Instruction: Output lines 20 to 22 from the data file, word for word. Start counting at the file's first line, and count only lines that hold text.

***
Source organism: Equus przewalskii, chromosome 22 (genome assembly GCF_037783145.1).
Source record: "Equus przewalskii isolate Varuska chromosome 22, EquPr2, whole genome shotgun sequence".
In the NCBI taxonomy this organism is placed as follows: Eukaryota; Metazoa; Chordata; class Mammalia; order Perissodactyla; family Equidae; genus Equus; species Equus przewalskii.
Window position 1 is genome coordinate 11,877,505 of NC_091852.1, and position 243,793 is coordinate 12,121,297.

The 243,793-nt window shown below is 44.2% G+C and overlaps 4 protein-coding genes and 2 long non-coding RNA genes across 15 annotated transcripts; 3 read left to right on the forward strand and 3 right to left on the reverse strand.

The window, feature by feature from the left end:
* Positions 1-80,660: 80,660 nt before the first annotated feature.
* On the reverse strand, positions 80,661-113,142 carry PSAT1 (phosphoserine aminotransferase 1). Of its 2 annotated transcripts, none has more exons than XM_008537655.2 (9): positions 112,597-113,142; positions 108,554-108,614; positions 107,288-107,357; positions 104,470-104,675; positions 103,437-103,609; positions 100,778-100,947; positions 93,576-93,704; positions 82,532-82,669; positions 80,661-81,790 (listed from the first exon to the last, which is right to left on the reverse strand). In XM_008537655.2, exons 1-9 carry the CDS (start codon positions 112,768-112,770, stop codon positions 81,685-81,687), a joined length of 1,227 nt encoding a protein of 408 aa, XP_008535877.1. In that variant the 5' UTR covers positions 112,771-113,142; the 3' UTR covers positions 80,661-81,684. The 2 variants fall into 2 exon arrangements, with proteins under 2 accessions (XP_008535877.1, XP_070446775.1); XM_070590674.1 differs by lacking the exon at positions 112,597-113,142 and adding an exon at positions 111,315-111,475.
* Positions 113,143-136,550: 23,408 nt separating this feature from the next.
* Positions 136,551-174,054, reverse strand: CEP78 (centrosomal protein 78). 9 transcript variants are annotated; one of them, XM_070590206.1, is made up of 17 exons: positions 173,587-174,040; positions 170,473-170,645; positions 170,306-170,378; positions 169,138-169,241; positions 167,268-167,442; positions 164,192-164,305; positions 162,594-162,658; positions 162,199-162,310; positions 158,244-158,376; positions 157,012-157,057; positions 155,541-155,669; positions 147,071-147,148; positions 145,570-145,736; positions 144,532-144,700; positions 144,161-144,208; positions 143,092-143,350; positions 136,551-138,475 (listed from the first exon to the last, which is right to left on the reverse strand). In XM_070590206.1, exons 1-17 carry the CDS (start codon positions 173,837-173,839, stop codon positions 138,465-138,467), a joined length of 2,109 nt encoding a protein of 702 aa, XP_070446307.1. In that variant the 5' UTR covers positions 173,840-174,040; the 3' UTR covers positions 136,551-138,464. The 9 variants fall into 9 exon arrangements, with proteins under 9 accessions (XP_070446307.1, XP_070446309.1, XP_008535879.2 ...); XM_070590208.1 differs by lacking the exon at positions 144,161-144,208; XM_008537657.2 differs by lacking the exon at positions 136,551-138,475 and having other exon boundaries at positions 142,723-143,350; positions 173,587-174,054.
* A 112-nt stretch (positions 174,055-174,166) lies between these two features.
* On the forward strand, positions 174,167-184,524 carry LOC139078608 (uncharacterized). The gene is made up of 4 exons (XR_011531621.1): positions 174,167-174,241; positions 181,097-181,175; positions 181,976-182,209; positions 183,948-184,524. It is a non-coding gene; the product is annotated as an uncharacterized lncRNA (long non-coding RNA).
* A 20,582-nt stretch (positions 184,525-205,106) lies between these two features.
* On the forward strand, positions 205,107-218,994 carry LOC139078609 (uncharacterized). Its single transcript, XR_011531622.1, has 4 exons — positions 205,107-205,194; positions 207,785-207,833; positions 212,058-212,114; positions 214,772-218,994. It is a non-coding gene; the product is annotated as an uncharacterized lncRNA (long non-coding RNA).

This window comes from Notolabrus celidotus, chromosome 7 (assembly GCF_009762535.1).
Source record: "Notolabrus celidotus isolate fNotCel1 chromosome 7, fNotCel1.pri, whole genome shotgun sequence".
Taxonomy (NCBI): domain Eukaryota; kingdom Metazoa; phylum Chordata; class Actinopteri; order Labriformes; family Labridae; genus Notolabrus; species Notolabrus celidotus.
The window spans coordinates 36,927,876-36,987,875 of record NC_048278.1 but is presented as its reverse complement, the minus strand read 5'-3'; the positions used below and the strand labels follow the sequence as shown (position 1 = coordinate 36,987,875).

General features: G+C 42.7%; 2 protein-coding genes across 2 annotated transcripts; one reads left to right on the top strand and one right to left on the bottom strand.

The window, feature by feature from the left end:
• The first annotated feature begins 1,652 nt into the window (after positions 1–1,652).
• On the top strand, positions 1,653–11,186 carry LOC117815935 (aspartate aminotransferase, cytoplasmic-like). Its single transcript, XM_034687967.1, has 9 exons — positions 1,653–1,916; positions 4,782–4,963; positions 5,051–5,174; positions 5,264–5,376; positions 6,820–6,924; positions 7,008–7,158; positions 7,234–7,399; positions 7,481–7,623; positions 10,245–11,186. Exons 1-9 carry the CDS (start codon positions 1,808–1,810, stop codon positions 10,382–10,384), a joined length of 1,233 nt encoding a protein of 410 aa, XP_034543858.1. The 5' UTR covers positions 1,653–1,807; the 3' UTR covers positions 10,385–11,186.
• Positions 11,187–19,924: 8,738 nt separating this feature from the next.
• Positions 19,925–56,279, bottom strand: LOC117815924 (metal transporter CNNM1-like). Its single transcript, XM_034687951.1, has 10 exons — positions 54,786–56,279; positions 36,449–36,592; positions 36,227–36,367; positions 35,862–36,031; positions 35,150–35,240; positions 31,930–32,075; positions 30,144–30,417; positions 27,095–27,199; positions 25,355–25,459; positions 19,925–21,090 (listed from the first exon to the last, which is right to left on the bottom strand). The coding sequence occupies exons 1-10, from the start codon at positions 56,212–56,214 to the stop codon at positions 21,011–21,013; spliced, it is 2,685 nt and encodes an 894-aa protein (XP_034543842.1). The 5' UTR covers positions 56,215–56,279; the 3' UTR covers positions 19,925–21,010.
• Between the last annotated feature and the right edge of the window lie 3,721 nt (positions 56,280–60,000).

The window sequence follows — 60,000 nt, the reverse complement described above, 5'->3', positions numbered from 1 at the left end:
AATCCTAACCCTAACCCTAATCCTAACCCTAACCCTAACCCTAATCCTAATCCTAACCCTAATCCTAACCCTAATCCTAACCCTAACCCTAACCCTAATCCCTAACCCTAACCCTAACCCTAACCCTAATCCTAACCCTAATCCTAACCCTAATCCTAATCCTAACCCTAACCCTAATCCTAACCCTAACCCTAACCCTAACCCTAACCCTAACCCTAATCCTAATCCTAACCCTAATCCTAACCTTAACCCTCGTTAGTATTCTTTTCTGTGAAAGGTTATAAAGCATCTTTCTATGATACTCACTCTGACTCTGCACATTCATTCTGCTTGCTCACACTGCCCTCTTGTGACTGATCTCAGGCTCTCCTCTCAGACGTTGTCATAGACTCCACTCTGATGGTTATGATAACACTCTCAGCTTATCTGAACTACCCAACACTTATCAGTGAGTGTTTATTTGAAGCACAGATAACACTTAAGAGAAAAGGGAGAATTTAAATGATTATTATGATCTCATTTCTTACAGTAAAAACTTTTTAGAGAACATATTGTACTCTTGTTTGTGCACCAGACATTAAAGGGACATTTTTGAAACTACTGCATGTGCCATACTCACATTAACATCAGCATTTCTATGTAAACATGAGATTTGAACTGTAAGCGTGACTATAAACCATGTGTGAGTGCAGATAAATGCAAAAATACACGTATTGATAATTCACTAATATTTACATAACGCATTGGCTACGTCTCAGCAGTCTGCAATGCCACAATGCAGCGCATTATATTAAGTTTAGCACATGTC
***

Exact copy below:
The window, feature by feature from the left end:
• The first annotated feature begins 1,652 nt into the window (after positions 1–1,652).
• On the top strand, positions 1,653–11,186 carry LOC117815935 (aspartate aminotransferase, cytoplasmic-like). Its single transcript, XM_034687967.1, has 9 exons — positions 1,653–1,916; positions 4,782–4,963; positions 5,051–5,174; positions 5,264–5,376; positions 6,820–6,924; positions 7,008–7,158; positions 7,234–7,399; positions 7,481–7,623; positions 10,245–11,186. Exons 1-9 carry the CDS (start codon positions 1,808–1,810, stop codon positions 10,382–10,384), a joined length of 1,233 nt encoding a protein of 410 aa, XP_034543858.1. The 5' UTR covers positions 1,653–1,807; the 3' UTR covers positions 10,385–11,186.